Silent Cinema


Tendencies already evident in the previous period grew more pronounced as firms became larger and films became longer and more costly. In particular, the production process became progressively more standardized, with division of labor and departmentalization of crafts refined even further to rationalize the process of making films within a large-scale studio system. Thomas Ince (1882–1924) and Mack Sennett (1880–1960), both early proponents of a centralized production process wherein a production chief oversaw the work of numerous distinct units, helped establish the model upon which Hollywood would build throughout the 1920s. The studio system aimed to achieve both efficiency and product differentiation; thus, as much as standardization was prized, it could not be promoted at the expense of a certain degree of novelty and innovation. The result was a modified version of Fordism: principles of mass production were observed wherever possible, tempered by a bounded creativity.

The standardization of the production process translated into the representational norms pursued by Hollywood studios as well. Control over all aspects of production ensured that a degree of uniformity would define how stylistic elements functioned within American films. Now commonly referred to as the classical style, by the late teens it had become an internalized set of norms followed by all the studios. At its center was the implementation of interconnected rules concerning editing, which ensured a smooth and coherent rendering of time and space. Not only did continuity editing guarantee the spectator's ongoing comprehension of the spatial coordinates of the represented action, it systematically broke down that action to guide the spectator's attention, with an eye to highlighting the narratively salient actions. For this reason, editing became much more insistently analytical from the mid-1910s onward, with establishing shots giving way to a series of closer-scaled shots designed to render the space narratively intelligible. In particular, editing worked to reinforce character psychology, so that shot-reverse shot sequencing and the point of view shot became cornerstones of the classical approach to cutting.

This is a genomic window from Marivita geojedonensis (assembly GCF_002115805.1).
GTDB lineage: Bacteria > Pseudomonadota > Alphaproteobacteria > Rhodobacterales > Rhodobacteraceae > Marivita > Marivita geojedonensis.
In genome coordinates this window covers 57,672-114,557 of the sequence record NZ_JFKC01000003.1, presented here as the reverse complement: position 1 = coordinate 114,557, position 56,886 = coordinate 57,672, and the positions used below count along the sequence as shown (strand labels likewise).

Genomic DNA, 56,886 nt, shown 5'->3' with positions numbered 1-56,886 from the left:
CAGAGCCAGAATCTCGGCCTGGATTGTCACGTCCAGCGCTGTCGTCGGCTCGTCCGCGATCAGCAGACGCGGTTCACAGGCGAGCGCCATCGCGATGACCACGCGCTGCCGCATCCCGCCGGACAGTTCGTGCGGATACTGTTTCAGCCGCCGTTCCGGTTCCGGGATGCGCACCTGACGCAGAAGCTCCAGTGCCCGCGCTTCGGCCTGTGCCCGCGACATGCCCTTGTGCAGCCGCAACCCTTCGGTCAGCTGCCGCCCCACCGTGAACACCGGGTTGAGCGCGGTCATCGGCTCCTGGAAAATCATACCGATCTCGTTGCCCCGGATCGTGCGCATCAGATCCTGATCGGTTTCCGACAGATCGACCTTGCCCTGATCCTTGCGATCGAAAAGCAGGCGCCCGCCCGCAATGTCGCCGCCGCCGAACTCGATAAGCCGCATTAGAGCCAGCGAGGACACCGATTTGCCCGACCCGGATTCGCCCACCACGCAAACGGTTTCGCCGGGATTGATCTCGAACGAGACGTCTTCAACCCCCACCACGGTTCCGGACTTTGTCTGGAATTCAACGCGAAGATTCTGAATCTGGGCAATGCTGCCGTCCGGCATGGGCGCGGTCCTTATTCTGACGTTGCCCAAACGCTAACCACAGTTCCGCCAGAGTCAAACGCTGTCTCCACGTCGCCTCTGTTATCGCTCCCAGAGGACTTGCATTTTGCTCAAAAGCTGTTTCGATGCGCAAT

Sets of Hollywood films were sufficiently detailed to produce an effect of realism promoting believability; studio lighting molded figures and heightened dramatic moments as required; camera movement was judicious, typically employed to follow characters or readjust the framing to maintain stable and well-centered compositions. Hollywood classicism prized unity and self-effacement over bravura demonstrations of stylistic prowess, precisely because the system took priority over any individual product or practitioner. Overall, the Hollywood style functioned to draw as little attention to itself as possible, its primary role being to serve the prerogatives of the story. Because the tightly woven causal chains at the center of these narratives seemingly sprang from the motivations of the central characters, the actors playing them became fundamental to the success of Hollywood's films. Stars did more than help connect audience members emotionally to the potentially repetitive narrative formulas devised by the studio system: their function as cultural phenomena reinforced the fantasy associated with Hollywood, outstripping these performers' mere presence on the screen.

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